Sens. Chris Coons, D-Delaware; and Orrin Hatch, R-Utah, introduced legislation March 22 that will extend the U.S. Patent and Trademark Office’s fee setting authority, established by the Leahy-Smith America Invents Act of 2011.

In exchange for this financial autonomy that facilitates long-term planning and investment, the bill would hold the USPTO accountable for making it a priority to complete the transition to modern information technology systems, as well as planning for future incorporation of emerging technologies in the examination process, where appropriate.

IT systems are critical for the USPTO’s mission to issue patents and trademarks, but some of their systems are outdated, and the modernization process presents challenges. This makes it more important that the USPTO be forward-thinking in adopting next-generation IT technologies, as the bill encourages through its reporting requirements. To this end, the Building Innovation Growth through Data for Intellectual Property Act of 2018 will call for the USPTO to set forth a plan on how it will use advanced data science to improve consistency of examination, detect common sources of error and improve productivity.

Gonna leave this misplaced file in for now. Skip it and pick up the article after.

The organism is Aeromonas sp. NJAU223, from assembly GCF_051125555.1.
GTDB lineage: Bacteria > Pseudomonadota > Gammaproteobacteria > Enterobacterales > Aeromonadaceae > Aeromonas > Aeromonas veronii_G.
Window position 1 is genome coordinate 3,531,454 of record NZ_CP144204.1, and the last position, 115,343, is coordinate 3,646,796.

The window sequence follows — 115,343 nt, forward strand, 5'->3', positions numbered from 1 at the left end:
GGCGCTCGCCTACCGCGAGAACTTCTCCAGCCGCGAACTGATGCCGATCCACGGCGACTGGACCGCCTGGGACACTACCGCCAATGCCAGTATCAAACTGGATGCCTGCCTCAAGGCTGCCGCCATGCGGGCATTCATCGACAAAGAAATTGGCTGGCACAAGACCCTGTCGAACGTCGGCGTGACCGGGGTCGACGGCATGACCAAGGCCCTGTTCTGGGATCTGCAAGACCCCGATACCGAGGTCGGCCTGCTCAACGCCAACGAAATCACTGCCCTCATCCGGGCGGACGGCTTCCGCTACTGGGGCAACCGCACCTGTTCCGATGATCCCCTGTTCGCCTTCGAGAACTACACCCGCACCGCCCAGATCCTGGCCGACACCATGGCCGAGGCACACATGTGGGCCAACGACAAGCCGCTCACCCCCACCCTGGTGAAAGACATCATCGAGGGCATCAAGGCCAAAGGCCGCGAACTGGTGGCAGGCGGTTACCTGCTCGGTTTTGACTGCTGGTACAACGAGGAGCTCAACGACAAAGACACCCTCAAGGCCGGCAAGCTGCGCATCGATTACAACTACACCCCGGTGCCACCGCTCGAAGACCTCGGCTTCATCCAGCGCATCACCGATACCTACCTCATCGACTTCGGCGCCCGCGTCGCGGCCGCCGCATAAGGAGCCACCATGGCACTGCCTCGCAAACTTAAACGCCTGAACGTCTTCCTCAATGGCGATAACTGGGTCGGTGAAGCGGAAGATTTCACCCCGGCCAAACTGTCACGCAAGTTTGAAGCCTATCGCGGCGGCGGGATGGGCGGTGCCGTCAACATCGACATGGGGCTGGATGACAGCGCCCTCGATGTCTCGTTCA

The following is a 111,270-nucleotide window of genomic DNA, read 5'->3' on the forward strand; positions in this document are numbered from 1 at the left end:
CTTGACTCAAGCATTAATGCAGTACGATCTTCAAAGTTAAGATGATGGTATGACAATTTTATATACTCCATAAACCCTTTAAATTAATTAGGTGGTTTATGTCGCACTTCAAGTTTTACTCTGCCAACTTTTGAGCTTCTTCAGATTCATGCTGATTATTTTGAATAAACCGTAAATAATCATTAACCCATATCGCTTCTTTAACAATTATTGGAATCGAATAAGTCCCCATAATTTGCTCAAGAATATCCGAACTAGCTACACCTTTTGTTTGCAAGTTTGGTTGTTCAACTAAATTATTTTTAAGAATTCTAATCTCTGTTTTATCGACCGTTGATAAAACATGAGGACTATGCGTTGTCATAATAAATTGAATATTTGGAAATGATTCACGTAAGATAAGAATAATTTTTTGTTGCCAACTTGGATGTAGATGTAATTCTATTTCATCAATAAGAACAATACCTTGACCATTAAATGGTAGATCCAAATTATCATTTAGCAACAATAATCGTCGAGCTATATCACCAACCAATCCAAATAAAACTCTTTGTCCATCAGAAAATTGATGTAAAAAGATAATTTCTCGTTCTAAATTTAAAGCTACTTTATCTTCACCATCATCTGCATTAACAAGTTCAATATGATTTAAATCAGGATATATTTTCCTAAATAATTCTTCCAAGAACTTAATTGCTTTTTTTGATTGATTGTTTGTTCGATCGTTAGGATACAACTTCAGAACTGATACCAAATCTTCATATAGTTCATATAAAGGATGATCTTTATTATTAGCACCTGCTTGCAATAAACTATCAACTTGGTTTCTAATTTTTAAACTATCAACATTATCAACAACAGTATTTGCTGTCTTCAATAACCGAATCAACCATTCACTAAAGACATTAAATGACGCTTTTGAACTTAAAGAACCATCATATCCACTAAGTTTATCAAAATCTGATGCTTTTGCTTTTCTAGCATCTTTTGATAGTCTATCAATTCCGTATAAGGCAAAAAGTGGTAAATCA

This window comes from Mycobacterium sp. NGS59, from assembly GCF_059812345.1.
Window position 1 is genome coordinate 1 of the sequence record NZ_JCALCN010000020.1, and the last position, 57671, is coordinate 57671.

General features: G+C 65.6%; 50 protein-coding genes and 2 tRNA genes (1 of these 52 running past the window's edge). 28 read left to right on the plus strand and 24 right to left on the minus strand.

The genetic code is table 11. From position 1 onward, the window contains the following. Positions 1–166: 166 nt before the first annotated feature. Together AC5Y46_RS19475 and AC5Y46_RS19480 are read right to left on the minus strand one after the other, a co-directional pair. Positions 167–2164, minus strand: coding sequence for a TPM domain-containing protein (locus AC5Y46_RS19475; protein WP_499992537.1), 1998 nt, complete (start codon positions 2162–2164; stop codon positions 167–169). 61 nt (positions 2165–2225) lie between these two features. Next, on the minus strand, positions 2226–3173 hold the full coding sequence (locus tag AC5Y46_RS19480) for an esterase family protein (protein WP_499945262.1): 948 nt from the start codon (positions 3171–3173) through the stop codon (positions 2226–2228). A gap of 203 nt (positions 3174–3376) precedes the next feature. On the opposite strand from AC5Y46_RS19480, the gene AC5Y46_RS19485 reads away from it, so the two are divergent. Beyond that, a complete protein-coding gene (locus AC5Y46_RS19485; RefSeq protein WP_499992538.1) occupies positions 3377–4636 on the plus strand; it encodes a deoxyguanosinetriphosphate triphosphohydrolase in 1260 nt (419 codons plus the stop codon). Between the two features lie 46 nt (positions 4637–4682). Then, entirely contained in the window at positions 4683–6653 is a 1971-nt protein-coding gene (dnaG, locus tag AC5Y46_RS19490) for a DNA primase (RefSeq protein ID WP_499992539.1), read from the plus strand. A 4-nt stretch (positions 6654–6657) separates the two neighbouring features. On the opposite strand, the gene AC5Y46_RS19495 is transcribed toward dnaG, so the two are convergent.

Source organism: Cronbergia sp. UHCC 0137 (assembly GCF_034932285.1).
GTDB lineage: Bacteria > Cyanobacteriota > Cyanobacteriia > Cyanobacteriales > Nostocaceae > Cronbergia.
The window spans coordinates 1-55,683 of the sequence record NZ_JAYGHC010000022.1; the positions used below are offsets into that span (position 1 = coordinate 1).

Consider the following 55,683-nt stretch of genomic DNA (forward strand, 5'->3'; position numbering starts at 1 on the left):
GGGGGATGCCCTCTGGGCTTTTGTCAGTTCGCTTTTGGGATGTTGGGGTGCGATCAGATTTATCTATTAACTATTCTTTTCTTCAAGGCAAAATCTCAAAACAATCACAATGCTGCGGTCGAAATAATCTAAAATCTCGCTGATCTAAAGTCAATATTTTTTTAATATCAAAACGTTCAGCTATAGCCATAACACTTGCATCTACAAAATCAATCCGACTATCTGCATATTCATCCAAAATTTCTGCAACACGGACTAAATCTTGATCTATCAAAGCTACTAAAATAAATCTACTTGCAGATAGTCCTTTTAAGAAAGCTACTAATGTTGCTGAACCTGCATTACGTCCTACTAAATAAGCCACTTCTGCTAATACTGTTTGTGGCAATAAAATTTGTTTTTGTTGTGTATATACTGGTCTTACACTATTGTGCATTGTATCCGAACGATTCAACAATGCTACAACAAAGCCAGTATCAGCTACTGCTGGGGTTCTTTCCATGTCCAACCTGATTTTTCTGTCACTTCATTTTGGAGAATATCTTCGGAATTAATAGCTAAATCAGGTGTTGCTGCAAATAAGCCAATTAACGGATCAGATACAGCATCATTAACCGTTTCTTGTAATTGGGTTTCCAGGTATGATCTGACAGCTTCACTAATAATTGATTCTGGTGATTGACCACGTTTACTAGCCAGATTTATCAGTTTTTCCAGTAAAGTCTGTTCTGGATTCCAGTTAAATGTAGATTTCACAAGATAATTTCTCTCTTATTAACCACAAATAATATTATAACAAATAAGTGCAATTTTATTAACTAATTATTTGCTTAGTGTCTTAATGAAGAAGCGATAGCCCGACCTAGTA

“I am pleased to introduce this bipartisan bill with Sen. Hatch that extends the USPTO’s authority to set its own fees while calling upon the agency to report on its IT modernization efforts and how it will incorporate emerging new technologies into the examination process,” said Coons. “By all accounts, the USPTO has responsibly exercised its authority to set the prices for its services, so it makes sense to continue to allow the USPTO to do so. At the same time, the public needs to be assured that the USPTO is not just completing updates of its IT systems, but actively exploring the use of cutting-edge technologies like machine learning and big data to ensure that the examination process keeps up with state of the art.”

The bill text is available at